We are living in uncertain times, and to help stop the spread of COVID-19, businesses, schools, and organizations around the world are temporarily shutting their offices as all employees begin to work completely from home. This week we are making this switch ourselves at Voxy. In fact, as we began making plans to temporarily close our offices to have a fully online, virtual team meeting for team members in four different continents, we realized that we can leverage much of the work we’ve done to establish best practices for virtual teaching as we begin virtual working.Making the switch to working from home is often stressful, as distributed teams can suffer from isolation and have issues with communication. For the past ten years, we have been running a fully online English language platform, and we thought we would share a few tips that help us collaborate across languages, cultures, and time zones.
- Make sure that everyone has the hardware and software they need to be successful. It is difficult to work on a collaborative document or have a video call if you lack sufficient bandwidth. And people used to having multiple monitors at work will be hard-pressed to work on a single laptop screen. When possible, have your employees create dedicated home office spaces with equipment similar to what they use in the office. And, when that is not possible, adjust your expectations. Have employees turn off video conferencing when it freezes or is compromising audio quality. Or switch to the phone if that is working better.
- Try to limit distractions. We have our teachers use headsets with microphones and sit in an area with a plain backdrop for video calls. Virtual meetings work best when there are fewer interruptions from background noise and visual distractions.
- Take your remote work seriously, and begin by dressing the way you would for the office, moving to a different location in your home, and beginning your workday. Setting up a routine helps define the boundaries of work and home when they are both happening in the same place.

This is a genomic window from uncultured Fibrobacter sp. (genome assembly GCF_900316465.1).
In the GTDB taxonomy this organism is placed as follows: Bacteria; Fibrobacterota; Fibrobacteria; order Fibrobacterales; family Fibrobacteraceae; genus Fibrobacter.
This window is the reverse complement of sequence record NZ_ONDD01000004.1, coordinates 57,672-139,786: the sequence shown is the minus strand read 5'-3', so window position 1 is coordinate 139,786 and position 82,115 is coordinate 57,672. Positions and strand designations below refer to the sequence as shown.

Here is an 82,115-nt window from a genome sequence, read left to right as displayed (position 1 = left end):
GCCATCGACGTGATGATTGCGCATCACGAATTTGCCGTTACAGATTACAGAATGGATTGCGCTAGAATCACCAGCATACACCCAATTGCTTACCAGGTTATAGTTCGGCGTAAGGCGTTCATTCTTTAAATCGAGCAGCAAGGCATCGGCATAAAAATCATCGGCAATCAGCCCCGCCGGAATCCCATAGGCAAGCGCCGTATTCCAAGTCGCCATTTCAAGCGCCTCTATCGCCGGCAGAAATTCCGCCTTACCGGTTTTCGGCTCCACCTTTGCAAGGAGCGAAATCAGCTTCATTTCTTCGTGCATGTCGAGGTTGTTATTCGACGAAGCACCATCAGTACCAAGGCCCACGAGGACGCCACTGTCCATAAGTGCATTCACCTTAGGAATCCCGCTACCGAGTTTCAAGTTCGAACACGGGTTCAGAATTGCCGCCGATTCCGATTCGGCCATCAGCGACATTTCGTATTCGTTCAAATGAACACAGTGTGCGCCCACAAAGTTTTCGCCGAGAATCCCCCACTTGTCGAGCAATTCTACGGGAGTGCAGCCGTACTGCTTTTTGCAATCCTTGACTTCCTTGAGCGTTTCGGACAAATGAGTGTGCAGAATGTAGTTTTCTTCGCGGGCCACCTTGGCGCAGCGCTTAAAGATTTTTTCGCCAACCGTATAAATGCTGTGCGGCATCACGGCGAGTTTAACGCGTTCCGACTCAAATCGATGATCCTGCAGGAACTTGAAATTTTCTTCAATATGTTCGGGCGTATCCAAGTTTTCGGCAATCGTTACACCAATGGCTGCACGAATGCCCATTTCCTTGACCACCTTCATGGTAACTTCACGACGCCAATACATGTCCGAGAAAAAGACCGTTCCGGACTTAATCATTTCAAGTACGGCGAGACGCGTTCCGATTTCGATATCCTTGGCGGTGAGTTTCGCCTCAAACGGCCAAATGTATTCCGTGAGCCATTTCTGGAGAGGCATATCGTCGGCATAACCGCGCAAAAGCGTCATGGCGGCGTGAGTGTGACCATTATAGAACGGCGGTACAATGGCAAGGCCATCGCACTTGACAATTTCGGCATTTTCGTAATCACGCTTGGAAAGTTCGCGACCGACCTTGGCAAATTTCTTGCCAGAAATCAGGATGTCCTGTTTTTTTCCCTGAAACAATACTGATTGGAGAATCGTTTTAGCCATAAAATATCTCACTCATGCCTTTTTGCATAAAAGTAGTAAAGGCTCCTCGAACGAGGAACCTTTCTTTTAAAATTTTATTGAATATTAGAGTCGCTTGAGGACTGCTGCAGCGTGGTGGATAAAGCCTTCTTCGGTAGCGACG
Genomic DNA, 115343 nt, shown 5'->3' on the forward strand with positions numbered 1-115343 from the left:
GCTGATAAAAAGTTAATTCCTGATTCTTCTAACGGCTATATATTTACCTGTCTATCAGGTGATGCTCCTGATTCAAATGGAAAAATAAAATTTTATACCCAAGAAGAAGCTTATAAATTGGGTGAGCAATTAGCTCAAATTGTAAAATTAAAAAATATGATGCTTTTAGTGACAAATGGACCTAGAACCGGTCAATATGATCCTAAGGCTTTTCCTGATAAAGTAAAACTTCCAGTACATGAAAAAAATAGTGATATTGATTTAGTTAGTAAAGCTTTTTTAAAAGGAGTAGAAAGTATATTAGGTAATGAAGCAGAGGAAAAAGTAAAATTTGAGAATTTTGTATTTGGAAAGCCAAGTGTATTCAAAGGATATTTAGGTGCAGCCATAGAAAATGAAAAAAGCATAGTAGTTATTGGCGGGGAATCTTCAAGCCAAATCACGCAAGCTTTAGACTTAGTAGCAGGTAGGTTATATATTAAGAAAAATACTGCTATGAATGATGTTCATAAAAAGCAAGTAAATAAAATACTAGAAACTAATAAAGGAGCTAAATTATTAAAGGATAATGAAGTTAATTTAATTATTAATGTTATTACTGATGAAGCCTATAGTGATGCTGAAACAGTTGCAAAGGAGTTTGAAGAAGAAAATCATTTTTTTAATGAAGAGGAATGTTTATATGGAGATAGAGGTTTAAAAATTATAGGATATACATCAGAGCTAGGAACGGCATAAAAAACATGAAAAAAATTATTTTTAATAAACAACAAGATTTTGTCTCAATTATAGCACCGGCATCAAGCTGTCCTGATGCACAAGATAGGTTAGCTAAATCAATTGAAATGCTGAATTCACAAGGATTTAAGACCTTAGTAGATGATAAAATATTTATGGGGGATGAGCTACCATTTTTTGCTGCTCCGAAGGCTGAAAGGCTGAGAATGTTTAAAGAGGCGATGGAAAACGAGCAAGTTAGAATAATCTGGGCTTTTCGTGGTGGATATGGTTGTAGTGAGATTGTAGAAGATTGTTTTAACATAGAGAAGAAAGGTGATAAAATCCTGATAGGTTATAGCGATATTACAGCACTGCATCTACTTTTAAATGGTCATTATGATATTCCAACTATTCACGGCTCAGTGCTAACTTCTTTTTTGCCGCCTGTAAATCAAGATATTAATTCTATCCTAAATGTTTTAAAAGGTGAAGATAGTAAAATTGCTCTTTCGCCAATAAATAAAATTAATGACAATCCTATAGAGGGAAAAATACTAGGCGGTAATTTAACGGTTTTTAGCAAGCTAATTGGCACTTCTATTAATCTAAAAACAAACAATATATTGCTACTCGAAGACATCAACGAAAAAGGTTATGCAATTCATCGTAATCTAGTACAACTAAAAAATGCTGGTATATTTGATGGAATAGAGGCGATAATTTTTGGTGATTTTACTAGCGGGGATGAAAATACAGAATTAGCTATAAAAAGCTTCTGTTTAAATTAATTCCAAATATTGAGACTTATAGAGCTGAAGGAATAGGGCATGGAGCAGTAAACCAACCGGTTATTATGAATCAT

- Leverage instant messaging tools for real-time, computer-mediated communication. Whether it’s Whatsapp, Slack, iMessage, Gchat, or some other real-time, text-based tool, make sure you stay in touch with your colleagues and direct reports. Maintaining the office culture while remote can be challenging, so make sure there are plenty of opportunities for collaboration and communication.
- When possible, communicate via video-chat. Being able to see your colleagues’ faces is helpful for nonverbal communication and makes collaboration easier.
- Don’t multitask. It can be tempting on a multi-person conference call to switch windows and start checking your email, writing a message, or reviewing other documents. Don’t do this. Your colleagues will know that you are not engaged, and you will not be able to pay attention to the meeting you are attending.
- Be on time. While in-person meetings can get delayed by logistics, one of the benefits of working remotely is that you are always ready for your next meeting. Remote working can add efficiency to your day when everyone is present and ready at meeting times.
We hope that our experience can help many people stay connected to their colleagues and collaborators during this time of unexpected quarantine. And we hope that these tips for successfully working remotely will make it a bit easier to maintain business as usual in the face of unprecedented uncertainty.We are certain that the difficulties generated by COVID-19 are temporary, but that the lessons learned to improve remote work will be permanent.
Katharine Nielson, Ph.D. leads a team of curriculum specialists, data analysts, and research associates to develop test items, curate language learning content, develop curricula, and run empirical studies. She’s spent twenty years teaching languages, researching how to teach languages, and teaching people how to teach languages in various settings around the world.